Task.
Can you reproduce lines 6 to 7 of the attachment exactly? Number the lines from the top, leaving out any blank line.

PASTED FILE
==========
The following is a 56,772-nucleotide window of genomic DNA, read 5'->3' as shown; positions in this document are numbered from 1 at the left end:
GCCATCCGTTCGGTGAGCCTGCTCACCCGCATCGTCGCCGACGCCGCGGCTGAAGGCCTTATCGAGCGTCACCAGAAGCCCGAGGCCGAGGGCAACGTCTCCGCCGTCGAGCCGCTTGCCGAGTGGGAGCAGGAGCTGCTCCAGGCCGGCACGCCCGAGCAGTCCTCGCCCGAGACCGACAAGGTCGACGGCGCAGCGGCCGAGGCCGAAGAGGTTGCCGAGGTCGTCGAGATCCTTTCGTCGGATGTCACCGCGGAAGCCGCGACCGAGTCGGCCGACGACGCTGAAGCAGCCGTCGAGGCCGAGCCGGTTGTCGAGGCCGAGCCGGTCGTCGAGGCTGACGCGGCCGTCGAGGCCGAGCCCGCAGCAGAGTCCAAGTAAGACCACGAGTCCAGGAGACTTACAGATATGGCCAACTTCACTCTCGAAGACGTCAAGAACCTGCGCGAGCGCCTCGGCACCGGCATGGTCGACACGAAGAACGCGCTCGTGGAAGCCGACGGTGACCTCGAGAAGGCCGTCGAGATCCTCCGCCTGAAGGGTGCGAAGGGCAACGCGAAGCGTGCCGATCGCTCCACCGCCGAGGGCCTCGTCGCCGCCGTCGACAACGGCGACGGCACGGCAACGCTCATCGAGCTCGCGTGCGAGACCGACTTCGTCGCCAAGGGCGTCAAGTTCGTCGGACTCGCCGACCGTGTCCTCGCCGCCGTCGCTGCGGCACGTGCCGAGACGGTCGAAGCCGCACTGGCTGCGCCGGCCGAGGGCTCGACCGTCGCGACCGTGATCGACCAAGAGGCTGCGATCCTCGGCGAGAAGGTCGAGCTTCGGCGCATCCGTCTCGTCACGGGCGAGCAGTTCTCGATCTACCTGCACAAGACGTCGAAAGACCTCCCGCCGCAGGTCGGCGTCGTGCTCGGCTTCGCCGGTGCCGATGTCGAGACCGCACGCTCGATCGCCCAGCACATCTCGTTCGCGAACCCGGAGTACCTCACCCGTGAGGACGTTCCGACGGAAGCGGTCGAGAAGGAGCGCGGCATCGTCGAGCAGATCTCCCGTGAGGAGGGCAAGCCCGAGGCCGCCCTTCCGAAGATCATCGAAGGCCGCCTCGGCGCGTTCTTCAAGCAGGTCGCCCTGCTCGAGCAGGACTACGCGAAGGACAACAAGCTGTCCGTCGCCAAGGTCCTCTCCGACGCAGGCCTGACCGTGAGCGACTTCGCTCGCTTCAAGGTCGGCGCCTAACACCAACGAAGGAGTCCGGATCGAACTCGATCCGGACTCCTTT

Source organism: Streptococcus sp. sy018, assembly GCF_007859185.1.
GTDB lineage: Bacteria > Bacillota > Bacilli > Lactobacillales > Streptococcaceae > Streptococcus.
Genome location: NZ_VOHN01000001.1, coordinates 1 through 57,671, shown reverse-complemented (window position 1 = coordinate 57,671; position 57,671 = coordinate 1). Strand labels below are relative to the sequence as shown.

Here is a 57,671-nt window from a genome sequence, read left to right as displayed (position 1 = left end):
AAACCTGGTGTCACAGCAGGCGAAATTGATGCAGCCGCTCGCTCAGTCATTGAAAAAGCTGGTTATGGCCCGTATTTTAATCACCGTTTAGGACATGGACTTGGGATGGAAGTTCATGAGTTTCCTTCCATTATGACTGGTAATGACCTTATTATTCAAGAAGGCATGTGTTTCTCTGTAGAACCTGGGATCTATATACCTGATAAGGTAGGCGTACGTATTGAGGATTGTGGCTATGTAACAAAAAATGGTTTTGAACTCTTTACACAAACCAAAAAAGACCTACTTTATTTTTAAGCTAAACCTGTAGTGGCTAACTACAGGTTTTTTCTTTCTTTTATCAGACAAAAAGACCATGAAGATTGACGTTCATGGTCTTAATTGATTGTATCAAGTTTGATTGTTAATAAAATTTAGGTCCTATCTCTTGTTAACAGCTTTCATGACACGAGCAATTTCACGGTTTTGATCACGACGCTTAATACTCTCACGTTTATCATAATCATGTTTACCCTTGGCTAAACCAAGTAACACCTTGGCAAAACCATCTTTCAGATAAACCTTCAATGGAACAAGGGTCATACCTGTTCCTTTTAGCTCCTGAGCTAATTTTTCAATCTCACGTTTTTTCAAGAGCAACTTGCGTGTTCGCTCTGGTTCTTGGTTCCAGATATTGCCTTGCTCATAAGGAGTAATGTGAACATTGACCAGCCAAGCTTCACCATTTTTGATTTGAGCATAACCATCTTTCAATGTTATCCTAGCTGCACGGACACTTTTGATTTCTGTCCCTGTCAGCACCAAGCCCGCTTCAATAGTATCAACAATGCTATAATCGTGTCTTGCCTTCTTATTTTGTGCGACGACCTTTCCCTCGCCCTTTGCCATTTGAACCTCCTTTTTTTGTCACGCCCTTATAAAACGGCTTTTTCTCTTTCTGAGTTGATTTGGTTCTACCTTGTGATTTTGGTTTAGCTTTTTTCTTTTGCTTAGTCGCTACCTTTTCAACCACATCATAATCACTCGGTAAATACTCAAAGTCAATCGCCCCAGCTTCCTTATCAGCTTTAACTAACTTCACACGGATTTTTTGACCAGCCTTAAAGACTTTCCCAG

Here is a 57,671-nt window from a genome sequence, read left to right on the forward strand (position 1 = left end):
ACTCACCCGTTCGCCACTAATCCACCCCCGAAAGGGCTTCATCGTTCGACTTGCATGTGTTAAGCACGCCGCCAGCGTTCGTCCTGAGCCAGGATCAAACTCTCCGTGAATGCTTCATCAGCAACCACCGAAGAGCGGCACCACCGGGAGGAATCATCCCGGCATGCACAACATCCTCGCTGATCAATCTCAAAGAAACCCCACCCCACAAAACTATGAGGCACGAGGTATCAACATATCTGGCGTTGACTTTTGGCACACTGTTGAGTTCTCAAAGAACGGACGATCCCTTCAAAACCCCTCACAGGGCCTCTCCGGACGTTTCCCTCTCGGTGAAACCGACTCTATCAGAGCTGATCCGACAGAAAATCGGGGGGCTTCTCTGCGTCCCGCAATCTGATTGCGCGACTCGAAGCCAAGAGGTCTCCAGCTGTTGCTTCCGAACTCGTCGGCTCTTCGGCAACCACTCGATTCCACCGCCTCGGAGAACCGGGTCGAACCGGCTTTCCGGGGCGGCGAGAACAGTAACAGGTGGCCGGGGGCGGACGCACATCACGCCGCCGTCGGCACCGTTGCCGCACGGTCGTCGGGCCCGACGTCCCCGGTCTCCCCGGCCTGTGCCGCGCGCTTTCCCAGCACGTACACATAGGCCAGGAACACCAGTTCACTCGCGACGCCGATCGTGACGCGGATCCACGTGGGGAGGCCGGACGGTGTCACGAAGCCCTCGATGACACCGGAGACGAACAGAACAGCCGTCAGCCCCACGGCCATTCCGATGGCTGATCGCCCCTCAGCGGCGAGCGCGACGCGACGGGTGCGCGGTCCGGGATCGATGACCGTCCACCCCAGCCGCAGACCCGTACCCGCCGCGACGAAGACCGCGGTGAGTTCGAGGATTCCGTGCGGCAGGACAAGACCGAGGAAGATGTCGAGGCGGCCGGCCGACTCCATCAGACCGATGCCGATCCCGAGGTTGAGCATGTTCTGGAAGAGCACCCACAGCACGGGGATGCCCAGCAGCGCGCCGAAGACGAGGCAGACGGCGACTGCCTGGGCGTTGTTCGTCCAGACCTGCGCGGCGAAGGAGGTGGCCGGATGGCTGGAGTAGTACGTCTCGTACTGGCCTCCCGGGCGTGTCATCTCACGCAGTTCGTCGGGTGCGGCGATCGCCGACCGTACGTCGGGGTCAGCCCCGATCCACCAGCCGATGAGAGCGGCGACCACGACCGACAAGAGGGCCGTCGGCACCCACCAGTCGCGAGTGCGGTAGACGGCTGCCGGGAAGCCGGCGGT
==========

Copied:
Here is a 57,671-nt window from a genome sequence, read left to right as displayed (position 1 = left end):
AAACCTGGTGTCACAGCAGGCGAAATTGATGCAGCCGCTCGCTCAGTCATTGAAAAAGCTGGTTATGGCCCGTATTTTAATCACCGTTTAGGACATGGACTTGGGATGGAAGTTCATGAGTTTCCTTCCATTATGACTGGTAATGACCTTATTATTCAAGAAGGCATGTGTTTCTCTGTAGAACCTGGGATCTATATACCTGATAAGGTAGGCGTACGTATTGAGGATTGTGGCTATGTAACAAAAAATGGTTTTGAACTCTTTACACAAACCAAAAAAGACCTACTTTATTTTTAAGCTAAACCTGTAGTGGCTAACTACAGGTTTTTTCTTTCTTTTATCAGACAAAAAGACCATGAAGATTGACGTTCATGGTCTTAATTGATTGTATCAAGTTTGATTGTTAATAAAATTTAGGTCCTATCTCTTGTTAACAGCTTTCATGACACGAGCAATTTCACGGTTTTGATCACGACGCTTAATACTCTCACGTTTATCATAATCATGTTTACCCTTGGCTAAACCAAGTAACACCTTGGCAAAACCATCTTTCAGATAAACCTTCAATGGAACAAGGGTCATACCTGTTCCTTTTAGCTCCTGAGCTAATTTTTCAATCTCACGTTTTTTCAAGAGCAACTTGCGTGTTCGCTCTGGTTCTTGGTTCCAGATATTGCCTTGCTCATAAGGAGTAATGTGAACATTGACCAGCCAAGCTTCACCATTTTTGATTTGAGCATAACCATCTTTCAATGTTATCCTAGCTGCACGGACACTTTTGATTTCTGTCCCTGTCAGCACCAAGCCCGCTTCAATAGTATCAACAATGCTATAATCGTGTCTTGCCTTCTTATTTTGTGCGACGACCTTTCCCTCGCCCTTTGCCATTTGAACCTCCTTTTTTTGTCACGCCCTTATAAAACGGCTTTTTCTCTTTCTGAGTTGATTTGGTTCTACCTTGTGATTTTGGTTTAGCTTTTTTCTTTTGCTTAGTCGCTACCTTTTCAACCACATCATAATCACTCGGTAAATACTCAAAGTCAATCGCCCCAGCTTCCTTATCAGCTTTAACTAACTTCACACGGATTTTTTGACCAGCCTTAAAGACTTTCCCAG